Bird of the Month: Orange-crowned Warbler
By Andy McCormick
Scientific Name: Oreothlypis celata
Length 5 in
Wingspan 7.25 in
Weight 0.32 oz
AOU Band code OCWA
The Orange-crowned is a medium-sized warbler with an olive-green back and a yellow-green chest marked by indistinct gray streaks. There is a dusky gray stripe through the eye. The undertail coverts are brighter yellow. There are no wing bars or other distinctive marks on its plumage. In short, the bird is, “Striking in its plainness” (Gilbert, et al).
However, this plain warbler is interesting in several ways. The Orange-crowned is quite a hardy warbler and will winter farther north than many other species thus shortening its migration. Pacific Flyway Orange-crowns migrate to Southern California and Western Mexico where they prefer riparian growth, pine-oak forests, and juniper and oak scrub areas (Gilbert, et al).
Also of note, the Orange-crowned Warbler is one of the earliest arriving spring Neotropical migrants. It begins northward migration in February and can arrive in Washington in early March with most birds in the area by the end of March (Gilbert et al).
In addition, there are four subspecies and the brightest of them moves along the Pacific coast. The Pacific subspecies Orothlypis cerata lutescens is a coastal bird and has the most yellow. Another subspecies O. c. orestera migrates along the mountainous areas of the Pacific Flyway. This subspecies appears more gray-headed (Gilbert et al), and can sometimes be confused with the Nashville Warbler (Bell & Kennedy) or Macgillivray’s Warbler (Dunn & Garrett). Both of these subspecies will breed in the western United States, but the other two subspecies will migrate through the central and eastern United States and breed in Canada.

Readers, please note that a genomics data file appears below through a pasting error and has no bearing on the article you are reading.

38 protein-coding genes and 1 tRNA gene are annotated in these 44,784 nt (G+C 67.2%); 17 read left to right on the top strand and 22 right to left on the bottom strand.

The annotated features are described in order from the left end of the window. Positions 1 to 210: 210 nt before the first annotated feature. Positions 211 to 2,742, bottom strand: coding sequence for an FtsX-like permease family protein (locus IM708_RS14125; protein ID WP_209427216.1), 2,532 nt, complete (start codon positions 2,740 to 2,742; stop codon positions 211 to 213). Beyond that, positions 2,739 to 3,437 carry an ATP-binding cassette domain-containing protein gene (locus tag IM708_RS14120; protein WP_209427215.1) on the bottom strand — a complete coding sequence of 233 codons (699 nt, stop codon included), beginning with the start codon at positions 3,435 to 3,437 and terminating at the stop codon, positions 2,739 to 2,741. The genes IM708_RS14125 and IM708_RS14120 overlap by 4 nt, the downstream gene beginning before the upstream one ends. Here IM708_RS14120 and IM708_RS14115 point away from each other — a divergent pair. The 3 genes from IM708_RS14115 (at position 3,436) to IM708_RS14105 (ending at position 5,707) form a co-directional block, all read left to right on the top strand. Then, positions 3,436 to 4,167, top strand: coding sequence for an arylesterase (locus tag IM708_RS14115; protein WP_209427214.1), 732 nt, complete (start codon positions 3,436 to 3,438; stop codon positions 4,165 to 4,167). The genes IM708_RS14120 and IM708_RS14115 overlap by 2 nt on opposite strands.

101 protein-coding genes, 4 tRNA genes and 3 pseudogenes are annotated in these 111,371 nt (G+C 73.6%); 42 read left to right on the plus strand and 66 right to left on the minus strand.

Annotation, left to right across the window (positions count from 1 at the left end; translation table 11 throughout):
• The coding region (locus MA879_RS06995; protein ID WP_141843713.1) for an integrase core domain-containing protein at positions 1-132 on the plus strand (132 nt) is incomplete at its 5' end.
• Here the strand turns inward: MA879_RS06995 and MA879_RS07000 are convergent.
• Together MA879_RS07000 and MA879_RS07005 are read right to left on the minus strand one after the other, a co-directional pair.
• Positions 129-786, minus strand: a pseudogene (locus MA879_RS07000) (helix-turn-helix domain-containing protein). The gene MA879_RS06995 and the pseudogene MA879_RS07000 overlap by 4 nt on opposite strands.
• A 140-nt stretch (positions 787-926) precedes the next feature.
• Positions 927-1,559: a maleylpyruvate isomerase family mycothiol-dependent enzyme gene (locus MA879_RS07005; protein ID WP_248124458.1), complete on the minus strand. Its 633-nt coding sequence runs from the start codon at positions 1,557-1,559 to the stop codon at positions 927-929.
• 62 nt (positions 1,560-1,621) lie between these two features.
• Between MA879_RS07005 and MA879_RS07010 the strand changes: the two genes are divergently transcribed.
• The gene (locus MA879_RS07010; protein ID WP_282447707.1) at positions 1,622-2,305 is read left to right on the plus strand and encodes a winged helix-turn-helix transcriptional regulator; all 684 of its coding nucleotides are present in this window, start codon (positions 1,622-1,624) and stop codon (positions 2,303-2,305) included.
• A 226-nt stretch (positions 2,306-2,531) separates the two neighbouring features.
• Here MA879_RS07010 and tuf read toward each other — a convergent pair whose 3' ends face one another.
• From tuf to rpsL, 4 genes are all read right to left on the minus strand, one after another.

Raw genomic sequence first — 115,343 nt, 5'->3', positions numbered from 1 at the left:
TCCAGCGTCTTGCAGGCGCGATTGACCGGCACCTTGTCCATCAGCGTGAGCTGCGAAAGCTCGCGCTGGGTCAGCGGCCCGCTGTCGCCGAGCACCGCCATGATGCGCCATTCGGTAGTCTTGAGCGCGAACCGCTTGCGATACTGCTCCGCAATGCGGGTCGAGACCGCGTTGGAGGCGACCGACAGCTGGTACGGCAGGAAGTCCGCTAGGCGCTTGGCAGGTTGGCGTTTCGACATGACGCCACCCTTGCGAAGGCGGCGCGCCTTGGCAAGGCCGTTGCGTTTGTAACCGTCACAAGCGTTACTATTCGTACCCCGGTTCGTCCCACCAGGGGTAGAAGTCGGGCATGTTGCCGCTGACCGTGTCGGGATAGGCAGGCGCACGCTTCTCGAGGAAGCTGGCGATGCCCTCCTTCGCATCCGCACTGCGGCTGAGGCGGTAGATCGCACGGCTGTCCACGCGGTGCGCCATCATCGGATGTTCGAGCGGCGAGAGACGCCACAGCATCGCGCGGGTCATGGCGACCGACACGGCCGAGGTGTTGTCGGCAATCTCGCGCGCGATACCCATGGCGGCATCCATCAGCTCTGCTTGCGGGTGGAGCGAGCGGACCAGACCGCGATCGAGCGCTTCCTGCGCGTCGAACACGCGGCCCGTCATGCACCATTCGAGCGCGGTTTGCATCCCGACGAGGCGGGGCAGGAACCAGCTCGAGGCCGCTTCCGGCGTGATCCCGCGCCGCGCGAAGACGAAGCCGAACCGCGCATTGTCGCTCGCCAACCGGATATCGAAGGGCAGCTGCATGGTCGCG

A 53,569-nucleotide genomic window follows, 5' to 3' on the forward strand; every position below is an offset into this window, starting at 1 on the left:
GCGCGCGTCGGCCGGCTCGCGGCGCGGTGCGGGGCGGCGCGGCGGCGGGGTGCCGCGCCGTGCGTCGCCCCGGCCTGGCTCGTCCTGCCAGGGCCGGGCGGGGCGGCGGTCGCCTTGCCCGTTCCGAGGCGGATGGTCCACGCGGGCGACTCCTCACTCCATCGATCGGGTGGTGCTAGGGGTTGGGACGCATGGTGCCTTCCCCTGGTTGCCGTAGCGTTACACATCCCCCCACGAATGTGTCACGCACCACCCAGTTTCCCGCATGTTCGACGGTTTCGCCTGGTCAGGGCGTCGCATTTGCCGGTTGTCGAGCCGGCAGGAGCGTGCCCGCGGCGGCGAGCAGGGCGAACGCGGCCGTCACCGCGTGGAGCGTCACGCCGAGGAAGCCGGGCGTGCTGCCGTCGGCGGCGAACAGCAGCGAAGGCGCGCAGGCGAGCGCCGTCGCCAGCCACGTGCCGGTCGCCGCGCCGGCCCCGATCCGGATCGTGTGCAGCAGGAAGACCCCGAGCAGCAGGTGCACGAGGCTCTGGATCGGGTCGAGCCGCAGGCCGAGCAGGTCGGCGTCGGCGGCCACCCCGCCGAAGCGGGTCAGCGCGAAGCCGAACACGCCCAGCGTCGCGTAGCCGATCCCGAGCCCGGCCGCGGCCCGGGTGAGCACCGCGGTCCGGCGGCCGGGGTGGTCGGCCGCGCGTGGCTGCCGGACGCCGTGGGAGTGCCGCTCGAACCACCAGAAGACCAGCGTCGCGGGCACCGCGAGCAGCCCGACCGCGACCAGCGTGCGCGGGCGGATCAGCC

The genus Oreothlypis is newly formed and refers to a kind of mountain finch. Celata is Latin for something concealed and refers to the bird’s orange crown which is rarely seen except during bathing or if the bird becomes agitated (Holoway).
The Orange-crowned Warbler is almost always found in habitat consisting of brushy clearings, shrubby thickets, or chapparal as understory in forested areas (Kaufman). It frequents stream-side thickets and shady areas. It builds an open cup nest in a small depression on the ground or on a steep bank. The nest is usually lined with dry grass or animal hair. Typically 3-4 cream-colored eggs with reddish streaks are deposited and incubated only by the female for about two weeks. The young are fed by both parents and they are ready to leave the nest in 10-14 days (Kaufman).
The song of the Orange-crowned Warbler is usually described as a high-pitched trill that loses its volume and speed toward the end. A descriptive phrase has been developed which may be helpful in remembering this song: “An orange, quickly bouncing on your crown, will eventually slow down and fall” (Stephenson & Whittle). The call note is a very sharp “stick or tik (Dunn & Garrett).
The population is considered stable and not threatened, yet some nesting areas have been disrupted by logging that damages understory in parts of Alaska and cattle grazing in oak woodland in California. It is feared these activities may be reducing breeding areas for the Pacific population of these warblers. Yet, breeding habitat has benefited from some logging which secondarily opens some forest areas and as a consequence allowed the growth of thickets and chapparal.